In an apparent effort to increase IRS awareness of virtual currency transactions, the IRS took legal action against Coinbase in 2016.
Coinbase is a company that facilitates the transaction of digital currencies, including Bitcoin, Ethereum, Litecoin, Libra, and many others. Traditionally, cryptocurrency must be mined by individual users in the blockchain network. For those who do not want to deal with the technology involved in cryptocurrency mining, Coinbase provides a simpler alternative that allows users to buy and sell existing digital currency. In addition to facilitating the sale and purchase of digital currency, Coinbase acts a digital wallet where users can store digital currency.
Another thing that makes Coinbase different from transactions on the blockchain network is the complete lack of anonymity for Coinbase cryptocurrency holders. Users of Coinbase must use their real name and bank account, credit card, or debit card to use the service, which is perhaps what drew the interest of the IRS.
In 2016, the IRS served Coinbase with a court order requesting the release of the data related to certain accounts. The IRS requested information on all customers who transferred Bitcoin through Coinbase from 2013 to 2015. In their request, they cited evidence of noncompliance as their reason for their summons. After varying legal proceedings, the Court eventually determined that Coinbase must produce the taxpayer ID, name, birthdate, and address of United States accounts that had at least the equivalent of $20,000 in any one transaction type. Additionally, Coinbase was required to release the cryptocurrency transaction activity related to these accounts.
In 2018, Coinbase notified approximately 13,000 Coinbase customers that they would be complying with the IRS summons to release data related to their accounts. Some have speculated that the success of the IRS’s court order in the Coinbase case may lead to further IRS action against other cryptocurrency transaction platforms, such as the Google-funded Currencycloud.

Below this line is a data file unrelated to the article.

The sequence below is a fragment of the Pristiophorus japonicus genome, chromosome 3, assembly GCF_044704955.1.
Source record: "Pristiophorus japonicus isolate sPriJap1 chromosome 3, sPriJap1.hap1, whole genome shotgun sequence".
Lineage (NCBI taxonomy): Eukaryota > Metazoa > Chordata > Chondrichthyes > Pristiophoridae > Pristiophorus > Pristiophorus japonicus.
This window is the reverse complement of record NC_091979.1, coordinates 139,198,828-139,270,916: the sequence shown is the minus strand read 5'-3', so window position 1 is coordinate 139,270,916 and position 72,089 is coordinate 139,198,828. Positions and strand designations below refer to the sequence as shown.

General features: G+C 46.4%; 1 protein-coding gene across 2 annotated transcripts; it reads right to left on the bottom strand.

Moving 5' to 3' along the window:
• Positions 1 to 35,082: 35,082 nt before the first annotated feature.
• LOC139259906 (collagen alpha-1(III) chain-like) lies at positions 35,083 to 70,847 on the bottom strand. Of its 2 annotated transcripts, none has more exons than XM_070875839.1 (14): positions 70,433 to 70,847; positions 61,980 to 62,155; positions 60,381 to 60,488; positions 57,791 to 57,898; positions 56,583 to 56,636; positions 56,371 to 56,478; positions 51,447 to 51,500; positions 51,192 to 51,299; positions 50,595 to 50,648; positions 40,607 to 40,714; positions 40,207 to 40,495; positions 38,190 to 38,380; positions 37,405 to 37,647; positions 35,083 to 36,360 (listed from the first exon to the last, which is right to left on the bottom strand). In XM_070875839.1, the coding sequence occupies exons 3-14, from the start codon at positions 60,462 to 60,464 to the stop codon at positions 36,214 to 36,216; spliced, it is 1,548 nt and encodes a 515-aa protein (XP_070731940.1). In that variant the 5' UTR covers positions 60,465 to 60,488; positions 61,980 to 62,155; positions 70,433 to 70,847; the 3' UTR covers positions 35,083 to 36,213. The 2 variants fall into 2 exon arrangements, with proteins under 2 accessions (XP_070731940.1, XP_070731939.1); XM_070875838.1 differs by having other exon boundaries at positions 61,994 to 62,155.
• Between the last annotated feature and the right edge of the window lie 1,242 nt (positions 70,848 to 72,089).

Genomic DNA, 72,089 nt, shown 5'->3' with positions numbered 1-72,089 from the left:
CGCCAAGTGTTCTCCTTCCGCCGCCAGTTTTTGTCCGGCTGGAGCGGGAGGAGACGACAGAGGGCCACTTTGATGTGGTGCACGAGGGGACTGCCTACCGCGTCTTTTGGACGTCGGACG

The Continued Progression of IRS Action Regarding Cryptocurrency
The three IRS letters sent out this year mark a progression the various ongoing IRS compliance efforts surrounding cryptocurrency. After the IRS suspected that many taxpayers failed to comply with IRS guidelines on cryptocurrency tax laws and tax reporting, they took further actions. These actions included their cryptocurrency compliance campaign and the court order sent to Coinbase. And, now, the three versions of the letter regarding cryptocurrency reporting, sent out last week, seem to mark the next step in IRS actions.
If taxpayers fail to comply with any steps outlined in these letters, it is likely that the IRS will begin criminal investigations related to cryptocurrency noncompliance. The IRS takes tax evasion seriously and is likely to investigate to determine whether noncompliance is the result of negligence or deliberate tax evasion.
What to Do if You’ve Received a Warning Letter From the IRS
If you’ve received any of the three letters from the IRS regarding cryptocurrency reporting (letter 6173, letter 6174, or letter 6174-A), it’s in your best interest to take swift action to ensure you comply with IRS crypto tax rules. Failure to comply with IRS rules can lead to harsh penalties or, in extreme cases, criminal prosecution.
If you owe the IRS money related to cryptocurrency or are unsure whether or not you owe any cryptocurrency tax, contact Tax Defense Partners today for help. Our team of dedicated tax professionals, tax attorneys, and licensed CPAs can help you find the best solution for your unique needs. Our team can help you revise your tax return and pay back taxes, and can also help you enter into a payment plan, like an installment agreement, if necessary.